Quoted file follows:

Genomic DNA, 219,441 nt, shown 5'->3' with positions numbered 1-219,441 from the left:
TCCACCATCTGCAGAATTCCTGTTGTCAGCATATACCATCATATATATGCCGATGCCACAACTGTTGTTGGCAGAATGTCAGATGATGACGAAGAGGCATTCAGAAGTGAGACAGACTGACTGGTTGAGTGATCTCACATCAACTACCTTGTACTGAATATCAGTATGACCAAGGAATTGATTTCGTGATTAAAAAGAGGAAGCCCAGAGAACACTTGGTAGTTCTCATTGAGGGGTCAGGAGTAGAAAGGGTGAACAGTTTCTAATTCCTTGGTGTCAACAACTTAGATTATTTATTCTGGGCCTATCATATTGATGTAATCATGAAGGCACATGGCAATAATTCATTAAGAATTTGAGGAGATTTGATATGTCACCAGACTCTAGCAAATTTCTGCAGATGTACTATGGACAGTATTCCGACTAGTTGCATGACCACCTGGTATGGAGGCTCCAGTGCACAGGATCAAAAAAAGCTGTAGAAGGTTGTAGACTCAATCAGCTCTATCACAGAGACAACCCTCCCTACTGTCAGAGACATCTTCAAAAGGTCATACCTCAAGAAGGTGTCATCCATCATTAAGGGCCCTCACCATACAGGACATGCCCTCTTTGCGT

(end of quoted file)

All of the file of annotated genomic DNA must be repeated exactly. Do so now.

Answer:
Genomic DNA, 219,441 nt, shown 5'->3' with positions numbered 1-219,441 from the left:
TCCACCATCTGCAGAATTCCTGTTGTCAGCATATACCATCATATATATGCCGATGCCACAACTGTTGTTGGCAGAATGTCAGATGATGACGAAGAGGCATTCAGAAGTGAGACAGACTGACTGGTTGAGTGATCTCACATCAACTACCTTGTACTGAATATCAGTATGACCAAGGAATTGATTTCGTGATTAAAAAGAGGAAGCCCAGAGAACACTTGGTAGTTCTCATTGAGGGGTCAGGAGTAGAAAGGGTGAACAGTTTCTAATTCCTTGGTGTCAACAACTTAGATTATTTATTCTGGGCCTATCATATTGATGTAATCATGAAGGCACATGGCAATAATTCATTAAGAATTTGAGGAGATTTGATATGTCACCAGACTCTAGCAAATTTCTGCAGATGTACTATGGACAGTATTCCGACTAGTTGCATGACCACCTGGTATGGAGGCTCCAGTGCACAGGATCAAAAAAAGCTGTAGAAGGTTGTAGACTCAATCAGCTCTATCACAGAGACAACCCTCCCTACTGTCAGAGACATCTTCAAAAGGTCATACCTCAAGAAGGTGTCATCCATCATTAAGGGCCCTCACCATACAGGACATGCCCTCTTTGCGT